Earlier this month, Roberts Broadcasting sold three TV stations to ION Media for $7.75 million.
The deal is tiny compared with the recent acquisitions of Belo Broadcasting by Gannett Co. and Local TV Holdings by Tribune Co., both of which were for billions of dollars.
However, it is significant for another reason -- the Roberts Broadcasting stations are the last that were owned and operated by an African American entity, according to media watchdog Free Press.
"There are now zero black-owned and operated full-power TV stations in our country," said Joseph Torres and Derek Turner of Free Press, which blamed the FCC's relaxing of TV ownership regulations for the current situation. "This policy shift crowded out existing owners of color and ensured that it would be nearly impossible for new owners to access the public airwaves," they added.
The rush to consolidate, Free Press said, has made it difficult for minorities to own and operate TV stations. "Concentration makes it harder for any small owner to compete," the pair said.
Free Press has tracked media ownership for almost a decade. In 2006, it found that there were 18 commercial TV stations owned by African Americans, which is less than 2% of all commercial stations in the United States.
By 2012, there were just five stations under black ownership.
"It’s hard to fathom the sorry state of broadcast ownership during the administration of our nation’s first black president. After all, during his first presidential campaign, President Obama pledged to 'encourage diversity in the ownership of broadcast media,'" said Torres and Turner.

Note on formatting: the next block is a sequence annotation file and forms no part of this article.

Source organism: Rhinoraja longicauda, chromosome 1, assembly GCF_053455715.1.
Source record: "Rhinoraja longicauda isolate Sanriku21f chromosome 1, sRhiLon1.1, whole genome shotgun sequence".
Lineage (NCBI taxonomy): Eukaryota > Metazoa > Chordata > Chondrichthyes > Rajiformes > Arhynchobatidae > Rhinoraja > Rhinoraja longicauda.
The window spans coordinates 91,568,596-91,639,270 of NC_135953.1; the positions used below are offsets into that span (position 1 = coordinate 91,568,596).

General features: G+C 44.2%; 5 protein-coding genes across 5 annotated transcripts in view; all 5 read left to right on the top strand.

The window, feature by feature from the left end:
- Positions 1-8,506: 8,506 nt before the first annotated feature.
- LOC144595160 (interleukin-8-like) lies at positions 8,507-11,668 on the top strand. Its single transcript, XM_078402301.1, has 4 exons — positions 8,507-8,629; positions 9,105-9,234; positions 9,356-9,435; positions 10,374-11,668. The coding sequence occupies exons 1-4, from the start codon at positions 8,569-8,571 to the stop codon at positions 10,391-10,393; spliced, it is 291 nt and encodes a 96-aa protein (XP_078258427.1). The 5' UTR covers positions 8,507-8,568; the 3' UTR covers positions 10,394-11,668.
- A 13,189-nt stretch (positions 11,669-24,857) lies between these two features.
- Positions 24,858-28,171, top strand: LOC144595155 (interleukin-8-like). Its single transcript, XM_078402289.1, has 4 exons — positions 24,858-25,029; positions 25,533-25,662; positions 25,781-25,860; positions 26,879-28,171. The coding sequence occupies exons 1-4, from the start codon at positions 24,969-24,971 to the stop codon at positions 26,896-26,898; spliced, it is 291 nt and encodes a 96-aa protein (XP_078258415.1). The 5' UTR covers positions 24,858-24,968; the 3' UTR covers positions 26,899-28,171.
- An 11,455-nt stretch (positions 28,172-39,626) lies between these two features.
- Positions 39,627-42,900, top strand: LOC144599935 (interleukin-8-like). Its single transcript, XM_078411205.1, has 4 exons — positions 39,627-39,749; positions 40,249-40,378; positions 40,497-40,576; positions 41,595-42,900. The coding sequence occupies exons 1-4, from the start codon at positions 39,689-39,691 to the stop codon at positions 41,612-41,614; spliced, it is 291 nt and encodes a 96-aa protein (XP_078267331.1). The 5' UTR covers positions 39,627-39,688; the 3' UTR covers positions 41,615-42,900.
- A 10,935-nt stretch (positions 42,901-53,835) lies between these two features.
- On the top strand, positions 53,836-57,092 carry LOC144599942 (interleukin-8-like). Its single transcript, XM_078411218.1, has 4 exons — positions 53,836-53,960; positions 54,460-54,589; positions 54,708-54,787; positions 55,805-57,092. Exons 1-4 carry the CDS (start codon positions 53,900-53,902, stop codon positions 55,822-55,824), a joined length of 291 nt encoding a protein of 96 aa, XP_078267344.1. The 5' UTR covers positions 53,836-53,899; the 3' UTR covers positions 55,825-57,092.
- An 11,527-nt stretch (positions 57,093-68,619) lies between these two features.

The Maynard Institute, a nonprofit that advocates for more media diversity, noted that Armstrong Williams, a conservative African American media commentator, recently purchased TV stations from Sinclair Broadcast Group., one of the big media companies driving consolidation.
Free Press said that while Williams is the majority vote holder for the three stations in question, Sinclair has made filings at the FCC saying it will operate the stations.
"Furthermore, Sinclair is the legal owner of these stations 'non-license' assets, meaning they are the legal owner of everything in the building, from the cameras to the keys on the computers," Turner said.
As for Williams' arrangement with Sinclair, Turner added, "Mr. Williams' position as a shell company for the nation's largest local TV broadcaster only serves to highlight the problem."
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